Putting our own spin on the valuation statistics, you can see how far Series A metrics have fallen since the peak in late 2021. Valuations are just over 25% lower in Q2 2023 than they were at the peak of the bubble. However, they are 23% higher than they were, on average, in 2020, so it remains to be seen if there is more room to drop. Our take is that valuations will bottom out for most startups, although we believe that we are seeing a bubble in the AI space, and this is pushing up valuations in a way that may pull the average up quite a bit. However, for non-AI startups, it’s probable that this won’t help improve pre-money valuations that VCs will give startups.
Carta Data on Seed Valuations in Mid-2023
As of mid-2023, seed-stage valuations have found a stable footing at approximately $13.7 million, basically flat from $13 million in the last quarter of 2022. In contrast to the dramatic shifts seen in Series A and Series B valuations, seed-stage metrics have been almost oddly stable. Median valuations have shown minor fluctuations, hovering between $8.8 million and $15 million from Q1 2019 through to Q2 2023. We’ve written a lot about this in our seed/pre-seed stage article.
Key Insights into the Resilient Seed Valuation Landscape:
- Reduced Market Sensitivity: One of the defining characteristics of seed valuations is their relative immunity to broader market upheavals. This could likely be attributed to ample liquidity from seed and pre-seed funds, as well as limitations on how much equity founders are willing to part with in initial funding rounds.
- Decline in Funding Volume: It’s important to acknowledge that while seed valuations have maintained their equilibrium, the number of new seed funding rounds has significantly diminished since its 2021 apex. This indicates that although the startups that secure funding are highly valued, the bar for entry has become increasingly higher.
- Risk Appetite among Investors: The steadiness in seed-stage valuations may also signal a greater willingness among investors to undertake higher risks, especially given the prospective for amplified returns in a volatile market.
- Focus on Fundamentals: Much like their Series A and Series B counterparts, seed-stage startups also face a discerning investment landscape that underscores the importance of a well-crafted pitch, robust business model, and solid fundamentals.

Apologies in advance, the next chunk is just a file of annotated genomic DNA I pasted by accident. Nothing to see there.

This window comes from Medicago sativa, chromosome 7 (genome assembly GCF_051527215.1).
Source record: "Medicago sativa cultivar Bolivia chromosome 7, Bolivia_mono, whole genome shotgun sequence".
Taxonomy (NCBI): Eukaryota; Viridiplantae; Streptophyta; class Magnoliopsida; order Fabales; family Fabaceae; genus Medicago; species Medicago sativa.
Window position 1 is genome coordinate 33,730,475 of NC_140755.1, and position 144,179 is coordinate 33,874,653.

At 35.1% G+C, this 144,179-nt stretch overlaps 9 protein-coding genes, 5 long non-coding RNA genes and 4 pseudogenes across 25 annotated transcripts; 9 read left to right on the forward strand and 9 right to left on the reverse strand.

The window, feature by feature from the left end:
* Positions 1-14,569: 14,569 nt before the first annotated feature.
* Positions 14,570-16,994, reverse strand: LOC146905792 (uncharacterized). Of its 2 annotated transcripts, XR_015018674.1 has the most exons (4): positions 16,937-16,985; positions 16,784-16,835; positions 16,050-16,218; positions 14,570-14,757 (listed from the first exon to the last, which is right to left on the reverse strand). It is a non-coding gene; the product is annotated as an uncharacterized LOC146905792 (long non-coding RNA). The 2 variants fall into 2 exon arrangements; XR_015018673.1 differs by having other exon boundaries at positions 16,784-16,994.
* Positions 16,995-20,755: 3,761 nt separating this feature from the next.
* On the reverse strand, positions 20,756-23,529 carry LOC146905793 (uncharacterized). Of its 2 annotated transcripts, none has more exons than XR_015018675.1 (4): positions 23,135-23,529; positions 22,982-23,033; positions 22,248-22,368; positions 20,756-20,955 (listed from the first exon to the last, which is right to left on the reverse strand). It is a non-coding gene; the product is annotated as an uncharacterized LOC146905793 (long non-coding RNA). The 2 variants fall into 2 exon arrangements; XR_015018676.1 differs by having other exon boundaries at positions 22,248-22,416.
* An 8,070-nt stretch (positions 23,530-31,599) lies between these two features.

Startup statistic: Months of runway
VC backed companies’ fuel is venture capital dollars - and they measure how long they have before they run out of capital with a term called “runway.” Runway is simply the number of months left before the company needs to raise additional funding, become profitable or cease being a standalone company (so out of biz or getting acquired.)
In 2023, runway is slowly decreasing, due to the difficult fundraising environment. However, both the average and median runway statistics are at historically ‘healthy’ levels. Digging deeper into the stats, you can see that all companies are not equal:
A large percentage of startups have over 24 months of runway, and another large slug have sub six months of cash. This is a pretty serious divergence of this statistic, you can see that prior to mid-2020, there wasn’t such a large number of companies with over 24 months of cash, and that recently, the percent of companies with less than 6 months of runway has been meaningfully increasing.
Founder and CEO pay statistics
One of the most common requests for startup statistics we get from founders is about their compensation. Since 2018 we’ve compiled our CEO Salary Report, analyzing comp at hundreds of funded companies.
|Average Startup CEO Salary||$130,000||$142,000||$139,000||$146,000||$150,000||$142,000|
|Median Startup CEO Salary||$125,000||$131,000||$130,000||$135,000||$140,000||$145,000|
In 2023, the average startup CEO salary decreased by 5.3% vs 2022 to $142,000 - reversing the upward trend that we’ve seen recently. Interestingly, the median pay went up, even though the average went down; the median startup CEO pay increased from $140,000 to $145,000. This is the first time that we’ve seen the average and median not move together, reflecting a change in the distribution.
Prior to 2023, overall compensation levels were up and to the right from 2018 to 2022, with a blip during COVID. In 2021 and into 2022, comp for founders went up in line with the hot fundraising market. However, the shift in the fundraising environment in late 2021/early 2022 seems to have created a divergence in the pay trends based on the company’s funding. Better-funded companies were able to increase CEO compensation, while less funded ones reduced it. This led to the drop in compensation that we are seeing in 2023
Top startup payroll providers
Payroll is the largest expense at pretty much every single early-stage business. We’ve compiled the top payroll providers’ market share.
Startups and rent - another major expense statistic
Prior to COVID, rent (and / or legal) was the 2nd largest expense most VC backed companies had.
Before the COVID-19 pandemic, we used to advise our clients to anticipate spending approximately 7% of their overall expenses on rent. However, at the start of 2023, this has decreased to just above 3%.
The 7% rate was quite steady across various locations, since there was a close correlation between office rental prices and average salaries in each region. For instance, businesses in high-rent areas like New York typically had to offer higher salaries, making the 7% prediction fairly accurate.
Nevertheless, the landscape has significantly shifted with many startups transitioning to a fully remote working model. Furthermore, numerous companies have chosen a hybrid approach where some team members work remotely while others come into the office on certain days. This means they need smaller offices, and thus helps decrease the average amount spend on rent.